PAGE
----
Paul speaks of a fast as a time to "give yourselves to fasting and prayer," even breaking off normal marital relations (I Corinthians 7:5), thereby showing our intent to turn from everything physical to all that is spiritual.
   God responds to attitudes like this! Notice God's promise of spiritual blessings: "Then your light shall break forth like the morning, your healing shall spring forth speedily, and your righteousness shall go before you.... The Lord will guide you continually, and satisfy your soul in drought, and strengthen your bones; you shall be like a watered garden, and like a spring of water, whose waters do not fail" (Isaiah 58:8, 11).

Guidelines for Effective Fasting

    Fast often. When using any tool, physical or spiritual, practice makes perfect.
   The apostle Paul fasted often (II Corinthians 11:27), and we should, too. That doesn't mean we should become pharisaical and set a rigid schedule for ourselves (Luke 18:9- 14). Our attitude as we fast, and not the number of times or when we fast, is what is important. When we fast often, our bodies get more accustomed to going without food for a period of time.
    Avoid "desperation" fasting. Fasting is certainly important in times of trial and distress, but if we only resort to fasting in times of emergency, we are telling God that we are more interested in getting what we want than in drawing closer to Him.
    Fast a day at a time. One day is an acceptable length for a spiritual fast, although more time, such as two or three days, may be appropriate on occasion.
   Some equate the length of a fast with spirituality. They cite the examples of Moses, Elijah and Jesus Christ, all of whom fasted 40 days. But these were exceptional individuals in exceptional circumstances. You should not attempt extremely long fasts such as these men did, and you should seek competent advice about anything longer than a three-day fast.
   God is interested in our attitudes — he is not impressed by feats of physical endurance. It is a good idea to fast from evening to evening, if possible, as this is the manner prescribed for keeping the Day of Atonement (Leviticus 23:32), but fasts may begin and end at other times, depending on the situation.
    Keep the time in focus. The time we choose for a fast could be set apart solely for fasting, but more often will be combined with daily duties. Sometimes it will be necessary to work during a fast, but we should try to keep the time as free as possible. A Sabbath should not be the primary time for a fast; the Sabbath is technically a feast day and is to be considered a delight (verse 13). However, the Sabbath may occasionally be the only day available or have to be included in a two- or three-day fast.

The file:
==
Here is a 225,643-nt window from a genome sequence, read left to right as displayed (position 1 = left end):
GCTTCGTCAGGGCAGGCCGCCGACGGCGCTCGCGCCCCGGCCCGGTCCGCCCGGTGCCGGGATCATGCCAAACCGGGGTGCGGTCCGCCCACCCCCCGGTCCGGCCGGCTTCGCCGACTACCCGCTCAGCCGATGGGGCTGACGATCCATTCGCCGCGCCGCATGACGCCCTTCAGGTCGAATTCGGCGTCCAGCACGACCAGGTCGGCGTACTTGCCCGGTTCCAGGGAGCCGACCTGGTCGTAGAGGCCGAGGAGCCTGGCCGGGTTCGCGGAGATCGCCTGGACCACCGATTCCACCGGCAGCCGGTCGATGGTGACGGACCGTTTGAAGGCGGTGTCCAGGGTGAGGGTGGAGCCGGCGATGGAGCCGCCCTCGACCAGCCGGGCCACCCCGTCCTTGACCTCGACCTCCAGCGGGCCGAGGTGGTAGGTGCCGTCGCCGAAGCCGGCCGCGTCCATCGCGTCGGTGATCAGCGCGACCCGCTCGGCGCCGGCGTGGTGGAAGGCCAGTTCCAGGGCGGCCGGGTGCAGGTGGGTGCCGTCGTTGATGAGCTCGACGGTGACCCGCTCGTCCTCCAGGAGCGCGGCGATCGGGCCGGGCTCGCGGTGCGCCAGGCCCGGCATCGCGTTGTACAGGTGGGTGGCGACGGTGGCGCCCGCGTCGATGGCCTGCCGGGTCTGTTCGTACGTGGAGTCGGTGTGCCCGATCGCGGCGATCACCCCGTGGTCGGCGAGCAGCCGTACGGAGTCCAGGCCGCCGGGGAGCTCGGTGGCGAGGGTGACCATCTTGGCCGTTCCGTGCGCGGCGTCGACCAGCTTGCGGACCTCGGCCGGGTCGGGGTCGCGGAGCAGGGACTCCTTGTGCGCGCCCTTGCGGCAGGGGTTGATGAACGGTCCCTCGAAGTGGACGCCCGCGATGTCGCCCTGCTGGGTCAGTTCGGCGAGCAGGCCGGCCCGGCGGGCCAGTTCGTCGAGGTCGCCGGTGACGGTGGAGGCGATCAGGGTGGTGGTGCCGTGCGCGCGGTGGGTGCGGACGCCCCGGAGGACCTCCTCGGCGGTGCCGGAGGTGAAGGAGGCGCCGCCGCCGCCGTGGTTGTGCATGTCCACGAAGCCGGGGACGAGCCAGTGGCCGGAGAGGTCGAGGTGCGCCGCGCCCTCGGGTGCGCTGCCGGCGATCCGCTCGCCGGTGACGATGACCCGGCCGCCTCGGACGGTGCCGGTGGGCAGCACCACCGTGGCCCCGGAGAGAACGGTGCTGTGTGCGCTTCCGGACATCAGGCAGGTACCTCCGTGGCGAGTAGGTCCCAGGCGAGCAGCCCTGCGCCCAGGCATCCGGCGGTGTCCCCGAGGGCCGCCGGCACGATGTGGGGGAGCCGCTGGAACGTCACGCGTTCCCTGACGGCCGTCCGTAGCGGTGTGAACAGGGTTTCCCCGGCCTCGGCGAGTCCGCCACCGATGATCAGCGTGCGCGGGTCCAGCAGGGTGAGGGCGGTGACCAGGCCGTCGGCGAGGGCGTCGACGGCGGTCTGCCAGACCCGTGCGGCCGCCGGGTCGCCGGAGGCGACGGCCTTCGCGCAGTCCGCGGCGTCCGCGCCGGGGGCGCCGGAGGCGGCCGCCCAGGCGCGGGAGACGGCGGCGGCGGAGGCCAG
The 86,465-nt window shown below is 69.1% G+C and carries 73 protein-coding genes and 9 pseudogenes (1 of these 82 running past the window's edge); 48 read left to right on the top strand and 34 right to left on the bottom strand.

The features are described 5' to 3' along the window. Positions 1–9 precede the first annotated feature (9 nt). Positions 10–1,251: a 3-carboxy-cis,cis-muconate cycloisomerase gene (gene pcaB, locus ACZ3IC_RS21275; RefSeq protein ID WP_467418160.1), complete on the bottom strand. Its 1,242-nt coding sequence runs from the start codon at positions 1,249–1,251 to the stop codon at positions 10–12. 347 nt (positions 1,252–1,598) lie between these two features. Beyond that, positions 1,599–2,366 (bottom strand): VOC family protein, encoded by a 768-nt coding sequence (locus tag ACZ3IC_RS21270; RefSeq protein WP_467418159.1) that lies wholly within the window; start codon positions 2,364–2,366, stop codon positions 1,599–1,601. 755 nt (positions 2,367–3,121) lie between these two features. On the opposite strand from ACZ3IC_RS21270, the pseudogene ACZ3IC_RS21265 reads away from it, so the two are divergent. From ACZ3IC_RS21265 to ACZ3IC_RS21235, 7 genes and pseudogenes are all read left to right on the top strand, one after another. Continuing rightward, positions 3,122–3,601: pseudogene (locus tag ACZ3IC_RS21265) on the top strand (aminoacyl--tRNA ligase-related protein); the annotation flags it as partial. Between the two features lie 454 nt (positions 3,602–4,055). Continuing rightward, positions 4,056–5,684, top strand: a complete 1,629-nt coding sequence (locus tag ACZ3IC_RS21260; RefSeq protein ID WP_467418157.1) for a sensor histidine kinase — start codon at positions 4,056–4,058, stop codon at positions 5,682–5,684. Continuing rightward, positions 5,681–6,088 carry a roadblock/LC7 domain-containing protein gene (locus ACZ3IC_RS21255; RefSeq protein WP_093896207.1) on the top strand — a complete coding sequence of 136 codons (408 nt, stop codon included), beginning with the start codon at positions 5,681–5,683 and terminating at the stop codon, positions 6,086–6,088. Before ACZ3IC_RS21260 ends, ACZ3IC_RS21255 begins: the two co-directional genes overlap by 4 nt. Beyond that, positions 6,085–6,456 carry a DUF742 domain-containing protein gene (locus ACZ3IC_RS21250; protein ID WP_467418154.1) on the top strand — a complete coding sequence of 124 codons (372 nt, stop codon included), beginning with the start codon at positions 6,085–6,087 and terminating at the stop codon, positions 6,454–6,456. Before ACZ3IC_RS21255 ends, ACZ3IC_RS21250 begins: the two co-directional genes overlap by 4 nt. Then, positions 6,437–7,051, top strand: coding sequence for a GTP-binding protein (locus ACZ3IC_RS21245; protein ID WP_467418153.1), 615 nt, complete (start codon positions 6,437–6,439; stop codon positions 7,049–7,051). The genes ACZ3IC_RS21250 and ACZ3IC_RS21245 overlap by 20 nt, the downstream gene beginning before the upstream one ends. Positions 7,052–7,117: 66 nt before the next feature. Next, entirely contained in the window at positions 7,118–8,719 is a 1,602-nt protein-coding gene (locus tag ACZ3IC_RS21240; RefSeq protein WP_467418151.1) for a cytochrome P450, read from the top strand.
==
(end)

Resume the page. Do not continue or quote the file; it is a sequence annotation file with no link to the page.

Use the time profitably. Don't just fill the time with everything else but study, meditation and prayer. Remember why you decided to set the time aside — for God to use in teaching you and for you to use in drawing closer to Him. A fast is not a form of penance or an endurance test. It is a time for spiritual renewal.
   Pastor General Herbert W. Armstrong writes in his autobiography of dividing time spent fasting into three segments — study, meditation and prayer. Following this pattern — of first letting God talk to us through His Word, then thinking about how what we have read applies in our lives, then talking to God in prayer about the circumstances of the fast — will help us draw closer to God and open up our spiritual insight and understanding (verse 8).
    Expect physical discomfort. Hunger you might expect, but the body also uses a time of fasting to eliminate poisons and wastes. This can cause bad breath, light-headedness and even a headache.
   Severe headaches during a fast can come from withdrawal from the stimulants we all too often overuse on a daily basis — coffee, tea, soft drinks and the like. The day before a fast, cut out all such beverages.
   Drinking adequate quantities of liquids the day before will help in cleansing the body during a fast. Do not eat heavily immediately before or after a fast.
    Appearance is important. Jesus commanded that we not make it known publicly when we fast (Matthew 6:16-18). Because of the physical effects of fasting, it is a good idea to brush the teeth. To rinse the mouth after brushing is within the law of fasting.

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Good News MagazineMay 1984VOL. XXXI, NO. 5